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One for the very young kids... even the older kids might get bored.
on 18 December 2011
Disney are well known for their direct to video output these days as they are for their cinematic offerings, mainly thanks to the appeal of DVD/Blu-ray compared to VHS and parents buying the Disney 'tag' as a surefire way of getting a bit of peace and quiet when their kids are doing their nut in. The 'Buddies' series of films have become some of the most well known of Disney's DTV output and "Spooky Buddies" is the twelfth of the series in 14 years following "Air Bud", "Air Bud: Golden Receiver", "Air Bud: World Pup", "Air Bud: Seventh Inning Fetch", "Air Bud: Spikes Back", "Air Buddies", "Snow Buddies", "Space Buddies", "Santa Buddies", "Treasure Buddies" and "The Search for Santa Paws". So are these just invariable cash-ins on the Disney name, or are these worthwhile features that are fun for both parents and children alike?
The synopsis for "Spooky Buddies" from Disney reads:
The quintet of irresistable talking puppies, Disney's lovable "Buddies" are back for a ghoulish good time in a fantastic all-new Halloween-themed adventure, "Spooky Buddies". Overflowing with trick-or-treat action, the 'Buddies' films are favourites of family and kids of all ages. "Spooky Buddies" continues the overwhelmingly popular franchise that features the adorable talking puppies, with action, laughs and fast-paced adventure. In this latest movie c aper, the lovable canine clan find themselves in a mysterious mansion, with no less than the fate of the world hanging in the balance as they must stop a dastardly warlock from his plans for world destruction.
So where to start? Well, the storyline isn't particularly great with a script that feels as though it has been used for many Disney Channel Halloween episodes and just changed slightly. The dialogue can be rather annoying, with kids using gangster ("Yo dawgs, check dis") talk despite being of an obvious good background, living in a typical 'Disney' middle-class neighbourhood and being good friends with the local cop. Such good friends in fact, that one thing the cop did really annoyed me, kids film or not. He gave Billy (Skylar Gisondo, "Halloween" remake) a scepter from the crime files saying it was OK to give him evidence from a cold case?!? Of course, the scepter is integral to the story so I guess it can be forgiven.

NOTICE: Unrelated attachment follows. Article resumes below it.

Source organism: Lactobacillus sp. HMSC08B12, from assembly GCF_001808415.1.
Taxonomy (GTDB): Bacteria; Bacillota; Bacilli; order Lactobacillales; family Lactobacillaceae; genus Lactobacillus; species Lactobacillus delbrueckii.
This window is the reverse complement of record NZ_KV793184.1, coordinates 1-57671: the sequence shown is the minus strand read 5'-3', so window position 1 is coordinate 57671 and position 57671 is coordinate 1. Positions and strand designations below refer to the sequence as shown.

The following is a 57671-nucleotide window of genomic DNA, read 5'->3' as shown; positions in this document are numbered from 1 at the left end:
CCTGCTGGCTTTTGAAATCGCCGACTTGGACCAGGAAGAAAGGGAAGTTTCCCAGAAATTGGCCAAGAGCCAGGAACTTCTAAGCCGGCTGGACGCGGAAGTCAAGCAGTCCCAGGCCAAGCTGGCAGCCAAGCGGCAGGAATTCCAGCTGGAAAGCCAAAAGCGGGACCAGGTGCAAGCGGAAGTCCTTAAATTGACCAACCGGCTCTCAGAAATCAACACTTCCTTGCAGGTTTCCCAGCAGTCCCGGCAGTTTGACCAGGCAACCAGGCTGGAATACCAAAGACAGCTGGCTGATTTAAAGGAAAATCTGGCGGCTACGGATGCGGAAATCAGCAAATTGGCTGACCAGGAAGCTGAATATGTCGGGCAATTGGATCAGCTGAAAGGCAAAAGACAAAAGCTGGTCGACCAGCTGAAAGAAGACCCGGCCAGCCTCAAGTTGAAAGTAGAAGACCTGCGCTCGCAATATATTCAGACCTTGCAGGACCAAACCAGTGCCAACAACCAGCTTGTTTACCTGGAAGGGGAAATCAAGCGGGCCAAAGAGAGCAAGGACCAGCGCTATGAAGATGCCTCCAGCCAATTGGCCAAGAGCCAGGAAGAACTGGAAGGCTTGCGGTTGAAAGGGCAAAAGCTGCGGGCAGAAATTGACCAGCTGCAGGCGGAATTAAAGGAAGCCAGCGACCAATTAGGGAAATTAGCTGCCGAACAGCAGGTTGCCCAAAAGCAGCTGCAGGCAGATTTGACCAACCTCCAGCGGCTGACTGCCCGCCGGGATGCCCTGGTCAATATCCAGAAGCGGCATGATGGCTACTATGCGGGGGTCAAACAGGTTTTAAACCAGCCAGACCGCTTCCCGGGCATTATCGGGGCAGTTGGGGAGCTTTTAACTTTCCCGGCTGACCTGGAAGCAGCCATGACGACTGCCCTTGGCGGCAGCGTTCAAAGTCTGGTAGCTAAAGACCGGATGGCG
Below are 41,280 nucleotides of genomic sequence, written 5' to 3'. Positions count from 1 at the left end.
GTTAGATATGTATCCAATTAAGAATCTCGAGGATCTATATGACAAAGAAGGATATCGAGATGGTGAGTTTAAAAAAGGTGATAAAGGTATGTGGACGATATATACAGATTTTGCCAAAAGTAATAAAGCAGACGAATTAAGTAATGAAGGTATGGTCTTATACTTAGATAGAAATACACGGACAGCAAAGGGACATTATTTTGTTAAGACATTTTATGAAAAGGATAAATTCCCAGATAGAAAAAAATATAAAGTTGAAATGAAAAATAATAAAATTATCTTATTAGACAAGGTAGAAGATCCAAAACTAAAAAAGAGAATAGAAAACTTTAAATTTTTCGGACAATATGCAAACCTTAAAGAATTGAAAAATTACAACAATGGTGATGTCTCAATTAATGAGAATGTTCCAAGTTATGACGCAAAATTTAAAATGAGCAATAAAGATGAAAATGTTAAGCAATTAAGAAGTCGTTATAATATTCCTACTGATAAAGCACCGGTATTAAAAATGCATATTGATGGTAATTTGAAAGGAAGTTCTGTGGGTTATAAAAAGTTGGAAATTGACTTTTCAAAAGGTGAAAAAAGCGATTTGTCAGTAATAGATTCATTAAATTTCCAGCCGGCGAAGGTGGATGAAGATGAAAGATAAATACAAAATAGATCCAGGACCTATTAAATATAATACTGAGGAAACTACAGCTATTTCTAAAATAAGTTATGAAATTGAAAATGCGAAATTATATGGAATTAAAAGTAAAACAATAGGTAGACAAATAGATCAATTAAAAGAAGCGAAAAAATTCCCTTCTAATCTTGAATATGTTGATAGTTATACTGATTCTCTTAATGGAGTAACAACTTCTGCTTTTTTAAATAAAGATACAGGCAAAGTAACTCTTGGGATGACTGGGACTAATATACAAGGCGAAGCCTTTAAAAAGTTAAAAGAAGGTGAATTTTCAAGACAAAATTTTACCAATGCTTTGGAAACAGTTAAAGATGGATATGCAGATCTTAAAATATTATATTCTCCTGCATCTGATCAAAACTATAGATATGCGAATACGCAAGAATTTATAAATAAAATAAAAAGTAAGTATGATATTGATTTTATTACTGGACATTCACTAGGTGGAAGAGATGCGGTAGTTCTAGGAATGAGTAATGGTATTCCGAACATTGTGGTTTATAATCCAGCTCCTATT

The casting of the kids is reasonably good and although none of them are great, they all put in adequate performances and will probably cruise through their lives in TV movies for Hallmark or the like. Unfortunately, the voice casting felt rather poor. Sometimes off-kelter and out-of-place, the biggest offender was G. Hannelius, the voice of Rosebud. The casting of the adults was just as bad, especially Harland Williams who was horribly miscast as baddie Warlock Warwick. Rance Howard as the graveyard guy and owner of cursed dog Pip was probably the best actor on show and even he seemed to just phone-in his performance.
On to the best bit of the feature, the special effects. Whilst the mouth movements of the buddies sometimes looked poor, the rest of the special effects were generally quite good. The ghost version of 'Pip' was of particular note looking of similar quality to the ghosts from 1994 film "Casper" (which still holds up well today). There was also a nice special effect to do with a dog farting, which, admittedly, made me laugh and rewatch that segment. Some of the effects though are probably a little to scary for the youngest of kids, such as the Howloween Hound, and although children will undoubtedly love this outing of the 'Buddies', adults won't, so you'll want to make sure your kids can handle the mildly scary parts or you might end up having to watch this with them.